The situation of [blacks] was altogether unlike that of the Indian race. The latter . . . were situated in territories to which the white race claimed the ultimate right of dominion. But that claim was acknowledged to be subject to the right of the Indians to occupy it as long as they thought proper, and neither the English nor colonial Governments claimed or exercised any dominion over the tribe or nation by whom it was occupied, nor claimed the right to the possession of the territory, until the tribe or nation consented to cede it.[20]

Justice John Catron, concurring in Dred Scott, also noted in dicta that:

[B]ecause Congress has express power to regulate commerce among the Indian tribes and to prohibit intercourse with the Indians, that therefore Dr. Emerson's title might be defeated within the country ceded by the Indians to the United States as early as 1805 . . . .[21]

State land grants

Lattimer's Lessee v. Poteet (1840)

Lattimer's Lessee v. Poteet (1840) was an appeal from a judgment for the defendant in an ejectment action in the United States circuit court of North Carolina. It was undisputed that the plaintiff's title arose from a North Carolina state land grant to Cherokee lands within the boundaries demarcated by the federal Cherokee treaties. The sole defense was that the state grant was void because of the federal Cherokee treaties.[22]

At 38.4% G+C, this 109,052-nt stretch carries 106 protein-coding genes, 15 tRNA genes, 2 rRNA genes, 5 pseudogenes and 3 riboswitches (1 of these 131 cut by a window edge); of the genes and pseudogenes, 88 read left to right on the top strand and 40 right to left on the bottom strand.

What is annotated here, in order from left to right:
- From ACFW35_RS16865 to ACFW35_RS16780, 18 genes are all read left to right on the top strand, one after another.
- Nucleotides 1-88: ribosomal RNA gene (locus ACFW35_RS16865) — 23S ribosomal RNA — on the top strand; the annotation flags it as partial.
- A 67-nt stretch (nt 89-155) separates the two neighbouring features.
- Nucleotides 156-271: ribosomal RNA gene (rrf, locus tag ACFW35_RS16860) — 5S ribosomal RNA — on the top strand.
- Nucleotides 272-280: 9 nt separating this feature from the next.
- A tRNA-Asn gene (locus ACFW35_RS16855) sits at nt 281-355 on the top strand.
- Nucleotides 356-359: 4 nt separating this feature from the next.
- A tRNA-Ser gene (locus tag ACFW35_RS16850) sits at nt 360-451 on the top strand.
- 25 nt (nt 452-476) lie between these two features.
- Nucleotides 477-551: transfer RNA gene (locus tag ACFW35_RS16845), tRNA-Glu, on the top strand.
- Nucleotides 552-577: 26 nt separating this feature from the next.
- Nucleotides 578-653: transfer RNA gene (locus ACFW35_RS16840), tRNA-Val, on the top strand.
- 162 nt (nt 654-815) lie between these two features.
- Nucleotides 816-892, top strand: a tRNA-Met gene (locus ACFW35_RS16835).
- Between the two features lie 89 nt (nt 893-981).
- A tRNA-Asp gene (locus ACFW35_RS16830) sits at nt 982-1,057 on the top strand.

Before the Supreme Court, the plaintiffs argued that it was "not in the power of the United States and the Cherokee nation, by the treaty of Tellico in 1798, to vary in any degree the treaty line of Holston; so as to affect private rights, or the rights of North Carolina."[23] The Court responded that, as a matter of fact, the Tellico treaty had merely confirmed the Holston treaty boundaries, both of which were to be interpreted by the parties to the treaty.[24]